But the crux of the matter is that the water treatment takes place in the north, and the inhabitants of other areas complain their water supply is often interrupted. (Pipes are old and break, there is not enough water, etc.) Unlike those 'living up north'. And the water they pump up in private wells is rather bad.
 

Bad_azz

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I guess it depend where up north is, my private well has mountain spring water in it and the vast majority of people in our village use it [edit- spring water, not our well] for drinking.
I wasn't thinking of piped paid for water. Your explanation is interesting tho :) tks x

@ Mods/Admin... errors occured when responding to this post... if it happens again will grab the number for you.
 

Bad_azz

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Hahaha & the error did not occur again! Sod's Law :D
 

DzulnSiti

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Aug 25, 2016
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74
@ OP.
I certainly don't have it in my house and have never felt the need for it- on the hottest days here a fan is quite enough.
PM me if you wish some assistance/discussion about suitable areas, properties & I will do what I can to help out.
Once I got to be WNI hopefully by July-Aug I intend to settle permanently in Bandung. What would you suggest I stay that have good source of water? I have a budget of Rp1M which mean I do not have spare change to do a renovation. Thanks.
 

Jaime C

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Once I got to be WNI hopefully by July-Aug I intend to settle permanently in Bandung. What would you suggest I stay that have good source of water? I have a budget of Rp1M which mean I do not have spare change to do a renovation. Thanks.
Most properties have wells. Just make sure it’s deep enough, so it doesn’t run out of water in the dry season.

If you mean 1 billion rupiah (about $70k US), there can be options if you’re willing to move further out, or buy a small parcel of land and build something. We were investigating this at first.

Our previous RT, went this route after we bought his 9 year old house that was owned by his whole family. He had to split the money with a lot of siblings, so didn’t have a big budget.

He bought a couple of hundred meters of land, spent another 200-250 jt on a block house. Probably 350 juta total cost including land, but he worked all the angles. Knew people, had basic construction done. Nothing too fancy.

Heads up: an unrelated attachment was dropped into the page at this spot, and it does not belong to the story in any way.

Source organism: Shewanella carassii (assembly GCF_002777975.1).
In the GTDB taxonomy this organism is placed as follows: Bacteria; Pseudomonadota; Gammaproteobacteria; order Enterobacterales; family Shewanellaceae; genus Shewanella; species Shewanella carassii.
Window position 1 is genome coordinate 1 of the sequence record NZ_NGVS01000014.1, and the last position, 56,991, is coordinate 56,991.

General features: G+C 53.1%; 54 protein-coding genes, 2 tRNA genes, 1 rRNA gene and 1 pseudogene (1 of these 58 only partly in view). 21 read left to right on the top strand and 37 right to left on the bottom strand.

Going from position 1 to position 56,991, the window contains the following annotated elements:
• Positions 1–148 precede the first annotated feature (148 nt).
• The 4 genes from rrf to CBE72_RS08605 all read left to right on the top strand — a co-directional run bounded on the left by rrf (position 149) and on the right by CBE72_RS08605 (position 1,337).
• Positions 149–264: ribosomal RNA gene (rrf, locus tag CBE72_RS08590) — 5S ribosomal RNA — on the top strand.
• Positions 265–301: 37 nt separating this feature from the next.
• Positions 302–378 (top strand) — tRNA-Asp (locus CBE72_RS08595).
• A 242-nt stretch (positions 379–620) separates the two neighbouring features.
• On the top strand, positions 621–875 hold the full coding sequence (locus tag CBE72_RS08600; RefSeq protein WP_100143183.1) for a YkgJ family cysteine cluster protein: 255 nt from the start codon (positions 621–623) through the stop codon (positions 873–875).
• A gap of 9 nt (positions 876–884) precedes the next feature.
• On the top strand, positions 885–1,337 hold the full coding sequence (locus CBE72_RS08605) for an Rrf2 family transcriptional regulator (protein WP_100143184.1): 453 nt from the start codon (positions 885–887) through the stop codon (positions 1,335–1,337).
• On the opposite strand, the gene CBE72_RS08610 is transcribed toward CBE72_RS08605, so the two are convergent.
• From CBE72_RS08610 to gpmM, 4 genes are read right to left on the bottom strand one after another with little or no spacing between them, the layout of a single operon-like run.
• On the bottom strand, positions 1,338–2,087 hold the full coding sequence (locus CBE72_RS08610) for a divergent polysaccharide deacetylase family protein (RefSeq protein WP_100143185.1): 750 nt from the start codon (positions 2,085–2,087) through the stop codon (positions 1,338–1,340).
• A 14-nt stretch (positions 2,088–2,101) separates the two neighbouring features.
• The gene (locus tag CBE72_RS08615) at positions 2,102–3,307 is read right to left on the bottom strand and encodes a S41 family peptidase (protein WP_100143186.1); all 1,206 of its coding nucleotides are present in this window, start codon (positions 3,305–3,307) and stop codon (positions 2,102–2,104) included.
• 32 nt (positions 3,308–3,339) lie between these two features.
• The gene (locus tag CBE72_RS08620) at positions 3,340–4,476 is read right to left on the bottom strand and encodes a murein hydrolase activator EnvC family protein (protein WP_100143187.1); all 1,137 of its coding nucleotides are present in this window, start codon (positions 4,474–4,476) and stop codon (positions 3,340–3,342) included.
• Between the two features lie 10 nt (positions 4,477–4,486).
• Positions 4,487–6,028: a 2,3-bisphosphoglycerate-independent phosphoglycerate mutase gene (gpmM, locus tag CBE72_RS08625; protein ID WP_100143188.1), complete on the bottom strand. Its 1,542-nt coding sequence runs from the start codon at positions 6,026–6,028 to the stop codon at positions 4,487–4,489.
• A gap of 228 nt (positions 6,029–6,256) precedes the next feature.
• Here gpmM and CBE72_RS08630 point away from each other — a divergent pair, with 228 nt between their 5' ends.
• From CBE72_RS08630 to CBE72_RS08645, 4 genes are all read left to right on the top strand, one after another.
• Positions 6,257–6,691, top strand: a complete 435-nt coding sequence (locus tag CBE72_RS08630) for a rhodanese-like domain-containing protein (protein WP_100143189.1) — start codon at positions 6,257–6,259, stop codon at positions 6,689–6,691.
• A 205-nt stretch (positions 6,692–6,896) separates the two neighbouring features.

I’d really suggest going slow and not rush anything. Rent for at least a year. We ended up renting for 4 years or so before finally finding something reasonable. And then spent 6 months doing a top to bottom remodel before we moved in.
 

jstar

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Talking about that budget and not having spare change for a renovation:

Honestly I have not seen a house here that did not need a renovation. Or at least some major repairs. Hopefully some of those can wait a couple of years so you can tackle them over a longer period.

Do not kid yourself by assuming a house looks good and thus can be ready to move in. (Yes that's subjective.) There are always surprises, water leaks you won't notice since you moved in during dry season, devices as water pomps and aircon units that suddenly conk out, unsafe electrical installations, not even mentioning the rayap that will have infested your house if the roof structure is still wood.

There's no buyer's warranty, no consumer protection, no technical building inspections, ....
 

DzulnSiti

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Aug 25, 2016
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I have done a search and noted in words and when the time right I will follow the list and tour the house as detail as it can be. Like what Jstar have said there sure be Jack in the Box.